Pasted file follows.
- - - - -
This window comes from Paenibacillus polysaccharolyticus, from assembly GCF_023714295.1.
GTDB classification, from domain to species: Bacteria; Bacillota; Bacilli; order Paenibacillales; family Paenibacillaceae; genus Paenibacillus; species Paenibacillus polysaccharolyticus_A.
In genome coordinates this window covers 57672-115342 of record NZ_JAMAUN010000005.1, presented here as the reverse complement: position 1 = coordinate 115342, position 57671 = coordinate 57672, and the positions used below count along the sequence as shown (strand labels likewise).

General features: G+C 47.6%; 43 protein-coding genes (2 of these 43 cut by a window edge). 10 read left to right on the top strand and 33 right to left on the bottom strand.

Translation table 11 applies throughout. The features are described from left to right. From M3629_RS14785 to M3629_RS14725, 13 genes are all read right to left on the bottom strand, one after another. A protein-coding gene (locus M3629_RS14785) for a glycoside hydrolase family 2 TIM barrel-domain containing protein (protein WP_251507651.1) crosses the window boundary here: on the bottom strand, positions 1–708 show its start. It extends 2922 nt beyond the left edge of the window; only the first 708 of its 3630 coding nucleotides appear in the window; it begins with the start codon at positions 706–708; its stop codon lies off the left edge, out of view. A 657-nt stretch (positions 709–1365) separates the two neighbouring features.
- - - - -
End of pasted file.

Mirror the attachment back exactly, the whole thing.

This window comes from Paenibacillus polysaccharolyticus, from assembly GCF_023714295.1.
GTDB classification, from domain to species: Bacteria; Bacillota; Bacilli; order Paenibacillales; family Paenibacillaceae; genus Paenibacillus; species Paenibacillus polysaccharolyticus_A.
In genome coordinates this window covers 57672-115342 of record NZ_JAMAUN010000005.1, presented here as the reverse complement: position 1 = coordinate 115342, position 57671 = coordinate 57672, and the positions used below count along the sequence as shown (strand labels likewise).

General features: G+C 47.6%; 43 protein-coding genes (2 of these 43 cut by a window edge). 10 read left to right on the top strand and 33 right to left on the bottom strand.

Translation table 11 applies throughout. The features are described from left to right. From M3629_RS14785 to M3629_RS14725, 13 genes are all read right to left on the bottom strand, one after another. A protein-coding gene (locus M3629_RS14785) for a glycoside hydrolase family 2 TIM barrel-domain containing protein (protein WP_251507651.1) crosses the window boundary here: on the bottom strand, positions 1–708 show its start. It extends 2922 nt beyond the left edge of the window; only the first 708 of its 3630 coding nucleotides appear in the window; it begins with the start codon at positions 706–708; its stop codon lies off the left edge, out of view. A 657-nt stretch (positions 709–1365) separates the two neighbouring features.